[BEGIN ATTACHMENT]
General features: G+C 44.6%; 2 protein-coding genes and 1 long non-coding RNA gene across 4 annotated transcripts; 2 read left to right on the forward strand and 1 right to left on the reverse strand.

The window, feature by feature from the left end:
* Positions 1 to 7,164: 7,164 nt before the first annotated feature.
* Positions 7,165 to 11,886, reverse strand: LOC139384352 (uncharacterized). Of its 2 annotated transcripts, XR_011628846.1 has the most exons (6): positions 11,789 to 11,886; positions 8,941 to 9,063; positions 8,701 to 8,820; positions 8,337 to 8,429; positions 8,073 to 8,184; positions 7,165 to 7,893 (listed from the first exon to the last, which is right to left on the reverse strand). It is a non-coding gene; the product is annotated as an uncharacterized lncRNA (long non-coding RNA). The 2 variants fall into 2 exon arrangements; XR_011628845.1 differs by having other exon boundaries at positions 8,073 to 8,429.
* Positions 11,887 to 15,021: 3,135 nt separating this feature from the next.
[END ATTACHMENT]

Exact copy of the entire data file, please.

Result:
General features: G+C 44.6%; 2 protein-coding genes and 1 long non-coding RNA gene across 4 annotated transcripts; 2 read left to right on the forward strand and 1 right to left on the reverse strand.

The window, feature by feature from the left end:
* Positions 1 to 7,164: 7,164 nt before the first annotated feature.
* Positions 7,165 to 11,886, reverse strand: LOC139384352 (uncharacterized). Of its 2 annotated transcripts, XR_011628846.1 has the most exons (6): positions 11,789 to 11,886; positions 8,941 to 9,063; positions 8,701 to 8,820; positions 8,337 to 8,429; positions 8,073 to 8,184; positions 7,165 to 7,893 (listed from the first exon to the last, which is right to left on the reverse strand). It is a non-coding gene; the product is annotated as an uncharacterized lncRNA (long non-coding RNA). The 2 variants fall into 2 exon arrangements; XR_011628845.1 differs by having other exon boundaries at positions 8,073 to 8,429.
* Positions 11,887 to 15,021: 3,135 nt separating this feature from the next.